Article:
I had my first followup appointment with the new team today, in the new place. The good news is, I didn’t need to drive to Baltimore. The bad news is, everything about the new place was aggravating and made no sense to me.
At NYU, there was very much the sense of “one stop shopping.” When I showed up for a checkup, I’d have my bloodwork done in the same office on the same day, and by the time Dr P or a nurse practitioner came in, they had the blood analyzed already. When I needed to schedule additional appointments or scans, the staff in the office knew exactly when I needed to come in and were ready with a selection of dates for me.
Today was nothing like that. From the morning stress of the drive, to the overpriced parking lot, to having to hike four buildings over at the end of my second appointment in order to get to my car, everything seemed designed to frustrate and confound. The only thing remotely relaxing was the echocardiogram, when I got to lie down and have a pleasant chat about gardening with the tech, and hear my heart reassuringly go about its rhythmic swishing.
How I missed my simple subway commute and my well-traveled pathways and plans for lunch after! I even missed the little cubicle where the phlebotomist worked, because under my new regime, I’ll have to go to an external lab for my blood draws before going for checkups. I left the hospital today with a sheaf of orders for bloodwork to be used from now through next June, and the distinct feeling that none of this should be my problem.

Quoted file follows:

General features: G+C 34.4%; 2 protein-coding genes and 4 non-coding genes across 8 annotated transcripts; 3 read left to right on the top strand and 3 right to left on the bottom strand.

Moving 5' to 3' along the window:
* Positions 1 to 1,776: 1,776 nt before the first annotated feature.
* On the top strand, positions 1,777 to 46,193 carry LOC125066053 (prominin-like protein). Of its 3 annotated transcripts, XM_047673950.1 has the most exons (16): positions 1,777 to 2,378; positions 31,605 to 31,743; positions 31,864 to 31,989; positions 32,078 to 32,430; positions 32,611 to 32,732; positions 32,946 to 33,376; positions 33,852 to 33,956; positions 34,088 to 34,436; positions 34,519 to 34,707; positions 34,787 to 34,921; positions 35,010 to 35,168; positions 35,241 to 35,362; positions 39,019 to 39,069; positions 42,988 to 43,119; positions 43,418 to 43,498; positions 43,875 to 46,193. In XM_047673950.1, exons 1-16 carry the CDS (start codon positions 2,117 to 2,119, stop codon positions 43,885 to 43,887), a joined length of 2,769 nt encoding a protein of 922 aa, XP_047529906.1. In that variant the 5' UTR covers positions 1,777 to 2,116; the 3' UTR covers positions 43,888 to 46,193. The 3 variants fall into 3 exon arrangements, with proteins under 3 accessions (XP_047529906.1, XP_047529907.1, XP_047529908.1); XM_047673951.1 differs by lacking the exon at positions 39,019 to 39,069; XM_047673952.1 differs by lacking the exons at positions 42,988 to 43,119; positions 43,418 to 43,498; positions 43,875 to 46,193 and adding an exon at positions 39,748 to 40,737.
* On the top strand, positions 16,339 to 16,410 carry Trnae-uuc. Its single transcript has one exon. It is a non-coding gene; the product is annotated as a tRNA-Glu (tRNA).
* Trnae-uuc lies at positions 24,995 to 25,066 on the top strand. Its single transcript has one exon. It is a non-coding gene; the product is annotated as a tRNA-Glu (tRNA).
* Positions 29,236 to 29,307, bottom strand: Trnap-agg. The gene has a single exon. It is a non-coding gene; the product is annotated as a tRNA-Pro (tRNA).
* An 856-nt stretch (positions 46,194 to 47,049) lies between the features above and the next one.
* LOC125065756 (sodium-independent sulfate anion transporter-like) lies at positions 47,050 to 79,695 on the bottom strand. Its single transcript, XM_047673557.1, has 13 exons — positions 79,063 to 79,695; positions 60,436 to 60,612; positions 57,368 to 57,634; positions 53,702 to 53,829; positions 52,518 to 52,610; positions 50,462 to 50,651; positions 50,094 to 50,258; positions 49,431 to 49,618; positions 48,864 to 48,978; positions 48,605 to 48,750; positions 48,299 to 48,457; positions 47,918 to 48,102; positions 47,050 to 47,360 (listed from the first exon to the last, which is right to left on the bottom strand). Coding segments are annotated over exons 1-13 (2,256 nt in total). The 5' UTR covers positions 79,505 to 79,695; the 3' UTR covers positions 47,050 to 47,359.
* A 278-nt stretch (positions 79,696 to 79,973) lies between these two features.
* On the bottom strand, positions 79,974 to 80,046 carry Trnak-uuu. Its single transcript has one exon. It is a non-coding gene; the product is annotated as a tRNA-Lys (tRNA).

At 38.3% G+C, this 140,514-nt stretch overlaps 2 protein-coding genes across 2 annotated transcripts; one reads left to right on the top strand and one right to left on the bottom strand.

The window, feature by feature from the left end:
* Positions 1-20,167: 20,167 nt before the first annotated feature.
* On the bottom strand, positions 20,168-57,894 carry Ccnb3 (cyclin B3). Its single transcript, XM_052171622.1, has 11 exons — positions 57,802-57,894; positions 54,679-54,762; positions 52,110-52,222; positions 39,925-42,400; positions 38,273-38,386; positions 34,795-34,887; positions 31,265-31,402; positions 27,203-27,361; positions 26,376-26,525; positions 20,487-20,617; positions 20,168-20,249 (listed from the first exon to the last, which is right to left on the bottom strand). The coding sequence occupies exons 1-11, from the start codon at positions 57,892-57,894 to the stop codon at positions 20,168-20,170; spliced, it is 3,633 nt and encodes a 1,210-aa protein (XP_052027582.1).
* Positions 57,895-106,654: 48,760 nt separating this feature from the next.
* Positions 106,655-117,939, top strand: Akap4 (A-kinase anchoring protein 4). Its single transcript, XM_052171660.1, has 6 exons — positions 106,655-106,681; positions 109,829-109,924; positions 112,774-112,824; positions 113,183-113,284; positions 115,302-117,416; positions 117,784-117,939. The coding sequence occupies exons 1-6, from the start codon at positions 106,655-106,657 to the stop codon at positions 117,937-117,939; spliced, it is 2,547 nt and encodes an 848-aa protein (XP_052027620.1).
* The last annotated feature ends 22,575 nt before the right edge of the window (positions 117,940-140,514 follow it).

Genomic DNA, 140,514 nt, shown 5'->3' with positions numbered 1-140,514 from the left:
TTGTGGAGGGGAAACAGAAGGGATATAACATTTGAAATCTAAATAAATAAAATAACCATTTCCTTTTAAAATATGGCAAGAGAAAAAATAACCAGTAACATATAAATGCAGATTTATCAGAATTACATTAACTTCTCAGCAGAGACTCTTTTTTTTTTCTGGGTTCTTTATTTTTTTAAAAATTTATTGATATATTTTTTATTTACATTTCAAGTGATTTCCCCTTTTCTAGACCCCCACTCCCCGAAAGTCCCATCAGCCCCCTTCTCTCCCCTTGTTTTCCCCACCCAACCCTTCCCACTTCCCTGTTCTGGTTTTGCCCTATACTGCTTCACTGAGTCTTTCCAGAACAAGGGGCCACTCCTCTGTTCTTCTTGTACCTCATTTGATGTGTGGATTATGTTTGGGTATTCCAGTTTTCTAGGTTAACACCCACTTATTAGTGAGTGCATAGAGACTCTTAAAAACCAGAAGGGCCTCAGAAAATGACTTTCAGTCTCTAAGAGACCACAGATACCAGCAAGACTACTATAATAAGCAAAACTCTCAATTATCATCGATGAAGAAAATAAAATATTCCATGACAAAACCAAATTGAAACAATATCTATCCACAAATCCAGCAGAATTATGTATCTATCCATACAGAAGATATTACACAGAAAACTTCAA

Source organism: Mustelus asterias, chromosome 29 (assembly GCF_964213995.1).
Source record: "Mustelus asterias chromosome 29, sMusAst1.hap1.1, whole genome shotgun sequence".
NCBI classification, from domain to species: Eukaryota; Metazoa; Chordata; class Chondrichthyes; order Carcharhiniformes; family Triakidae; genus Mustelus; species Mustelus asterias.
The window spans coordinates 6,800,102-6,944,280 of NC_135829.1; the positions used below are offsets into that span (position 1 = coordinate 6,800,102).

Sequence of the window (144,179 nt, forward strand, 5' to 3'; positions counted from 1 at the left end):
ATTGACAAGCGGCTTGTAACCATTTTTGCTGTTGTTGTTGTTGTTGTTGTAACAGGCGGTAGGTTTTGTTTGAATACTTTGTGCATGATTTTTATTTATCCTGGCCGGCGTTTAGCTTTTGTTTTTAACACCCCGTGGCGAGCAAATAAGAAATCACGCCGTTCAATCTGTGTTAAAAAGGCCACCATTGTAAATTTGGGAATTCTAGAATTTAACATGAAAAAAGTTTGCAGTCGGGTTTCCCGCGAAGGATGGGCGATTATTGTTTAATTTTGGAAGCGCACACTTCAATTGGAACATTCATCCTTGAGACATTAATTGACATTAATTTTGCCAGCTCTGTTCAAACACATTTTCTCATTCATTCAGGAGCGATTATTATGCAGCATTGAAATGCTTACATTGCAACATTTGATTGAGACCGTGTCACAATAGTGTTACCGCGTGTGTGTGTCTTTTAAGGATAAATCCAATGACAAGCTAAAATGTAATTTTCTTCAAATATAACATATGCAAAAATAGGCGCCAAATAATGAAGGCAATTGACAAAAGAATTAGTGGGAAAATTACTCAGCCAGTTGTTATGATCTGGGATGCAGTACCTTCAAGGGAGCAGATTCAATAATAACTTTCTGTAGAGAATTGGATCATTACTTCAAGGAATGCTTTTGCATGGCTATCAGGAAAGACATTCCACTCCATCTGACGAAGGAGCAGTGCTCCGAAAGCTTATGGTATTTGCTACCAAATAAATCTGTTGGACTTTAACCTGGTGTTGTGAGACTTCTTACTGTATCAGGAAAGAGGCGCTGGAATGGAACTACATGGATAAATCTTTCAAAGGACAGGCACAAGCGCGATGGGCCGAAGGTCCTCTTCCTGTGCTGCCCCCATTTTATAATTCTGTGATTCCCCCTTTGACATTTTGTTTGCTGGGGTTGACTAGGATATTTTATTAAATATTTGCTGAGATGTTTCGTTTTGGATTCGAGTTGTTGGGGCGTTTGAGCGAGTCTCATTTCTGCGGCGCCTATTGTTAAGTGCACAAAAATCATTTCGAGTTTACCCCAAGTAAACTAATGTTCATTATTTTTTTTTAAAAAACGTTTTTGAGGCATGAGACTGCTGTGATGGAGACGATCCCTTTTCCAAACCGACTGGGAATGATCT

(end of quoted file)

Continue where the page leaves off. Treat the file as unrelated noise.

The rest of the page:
Of course, as Roberto Benigni says, “I am lucky to even be here.” I know very well it could be otherwise. As usual I kept my head down through the long wait in the waiting room. As I told J. later, “There were so many cancer people there.” I seem to always be trying to put distance between myself and “them.” Even after all this time…
I never need to look very far for a reality check. I know someone going through much worse right now, in terms of her treatment and side effects and a general feeling that she isn’t supported. My heart goes out to her. I wish her to get to the stage where I am: able to complain about minor inconveniences, able to distance herself from the truly sick, able to sit in an examining room and talk about the distance between her last flare-up and today not in weeks or months, but years.